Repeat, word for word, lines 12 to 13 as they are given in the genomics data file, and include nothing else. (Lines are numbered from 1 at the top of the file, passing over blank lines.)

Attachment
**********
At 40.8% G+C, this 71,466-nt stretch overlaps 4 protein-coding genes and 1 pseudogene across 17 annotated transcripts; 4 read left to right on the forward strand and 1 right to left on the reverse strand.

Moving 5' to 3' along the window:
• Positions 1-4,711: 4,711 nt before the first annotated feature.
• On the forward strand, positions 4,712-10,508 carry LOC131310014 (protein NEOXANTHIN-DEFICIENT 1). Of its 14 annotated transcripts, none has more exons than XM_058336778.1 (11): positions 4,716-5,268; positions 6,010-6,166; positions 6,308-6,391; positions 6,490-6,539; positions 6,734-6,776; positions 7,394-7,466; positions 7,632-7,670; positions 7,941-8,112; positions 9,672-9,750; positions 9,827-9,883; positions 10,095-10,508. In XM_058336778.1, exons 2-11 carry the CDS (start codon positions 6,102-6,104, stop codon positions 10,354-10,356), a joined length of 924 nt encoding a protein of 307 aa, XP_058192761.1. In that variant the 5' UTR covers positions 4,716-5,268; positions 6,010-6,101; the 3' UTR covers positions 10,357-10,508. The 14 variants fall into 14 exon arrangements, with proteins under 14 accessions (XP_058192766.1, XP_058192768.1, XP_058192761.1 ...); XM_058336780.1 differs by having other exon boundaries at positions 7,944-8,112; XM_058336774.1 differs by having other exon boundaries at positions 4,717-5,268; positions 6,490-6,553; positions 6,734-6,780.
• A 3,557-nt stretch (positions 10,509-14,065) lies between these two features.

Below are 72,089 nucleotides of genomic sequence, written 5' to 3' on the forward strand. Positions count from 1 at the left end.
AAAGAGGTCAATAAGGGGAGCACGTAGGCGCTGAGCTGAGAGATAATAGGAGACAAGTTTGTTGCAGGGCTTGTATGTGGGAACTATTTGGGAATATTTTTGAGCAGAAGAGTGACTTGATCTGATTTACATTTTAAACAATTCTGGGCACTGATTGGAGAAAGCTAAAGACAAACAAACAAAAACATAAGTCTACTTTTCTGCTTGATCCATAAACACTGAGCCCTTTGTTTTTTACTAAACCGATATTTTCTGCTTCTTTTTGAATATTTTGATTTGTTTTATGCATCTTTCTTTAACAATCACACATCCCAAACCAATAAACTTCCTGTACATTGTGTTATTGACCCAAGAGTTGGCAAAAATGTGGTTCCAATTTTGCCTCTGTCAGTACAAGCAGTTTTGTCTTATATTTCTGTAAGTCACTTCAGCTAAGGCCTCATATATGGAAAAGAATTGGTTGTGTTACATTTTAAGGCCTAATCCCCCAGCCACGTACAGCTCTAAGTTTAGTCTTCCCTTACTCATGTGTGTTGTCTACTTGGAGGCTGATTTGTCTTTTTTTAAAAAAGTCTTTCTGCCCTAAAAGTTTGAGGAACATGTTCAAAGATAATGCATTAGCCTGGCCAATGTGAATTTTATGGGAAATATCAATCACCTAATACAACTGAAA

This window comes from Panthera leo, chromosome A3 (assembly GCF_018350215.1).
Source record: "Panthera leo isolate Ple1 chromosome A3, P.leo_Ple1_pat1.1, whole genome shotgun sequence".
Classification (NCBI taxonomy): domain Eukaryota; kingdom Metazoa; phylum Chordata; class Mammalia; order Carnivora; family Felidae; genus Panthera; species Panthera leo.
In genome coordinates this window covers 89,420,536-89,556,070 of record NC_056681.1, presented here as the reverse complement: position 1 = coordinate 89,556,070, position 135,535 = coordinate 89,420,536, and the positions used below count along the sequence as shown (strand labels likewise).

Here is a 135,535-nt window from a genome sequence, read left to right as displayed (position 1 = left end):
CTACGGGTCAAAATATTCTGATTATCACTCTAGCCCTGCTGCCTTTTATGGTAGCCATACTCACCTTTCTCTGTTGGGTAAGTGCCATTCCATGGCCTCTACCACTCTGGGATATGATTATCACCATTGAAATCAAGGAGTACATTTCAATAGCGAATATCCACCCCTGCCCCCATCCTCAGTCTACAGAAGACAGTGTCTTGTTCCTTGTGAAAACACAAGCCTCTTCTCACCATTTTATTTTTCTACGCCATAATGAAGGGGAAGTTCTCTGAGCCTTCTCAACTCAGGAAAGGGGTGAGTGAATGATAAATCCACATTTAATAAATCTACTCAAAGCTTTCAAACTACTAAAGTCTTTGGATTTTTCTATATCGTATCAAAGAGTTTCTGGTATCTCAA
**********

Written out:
Here is a 135,535-nt window from a genome sequence, read left to right as displayed (position 1 = left end):
CTACGGGTCAAAATATTCTGATTATCACTCTAGCCCTGCTGCCTTTTATGGTAGCCATACTCACCTTTCTCTGTTGGGTAAGTGCCATTCCATGGCCTCTACCACTCTGGGATATGATTATCACCATTGAAATCAAGGAGTACATTTCAATAGCGAATATCCACCCCTGCCCCCATCCTCAGTCTACAGAAGACAGTGTCTTGTTCCTTGTGAAAACACAAGCCTCTTCTCACCATTTTATTTTTCTACGCCATAATGAAGGGGAAGTTCTCTGAGCCTTCTCAACTCAGGAAAGGGGTGAGTGAATGATAAATCCACATTTAATAAATCTACTCAAAGCTTTCAAACTACTAAAGTCTTTGGATTTTTCTATATCGTATCAAAGAGTTTCTGGTATCTCAA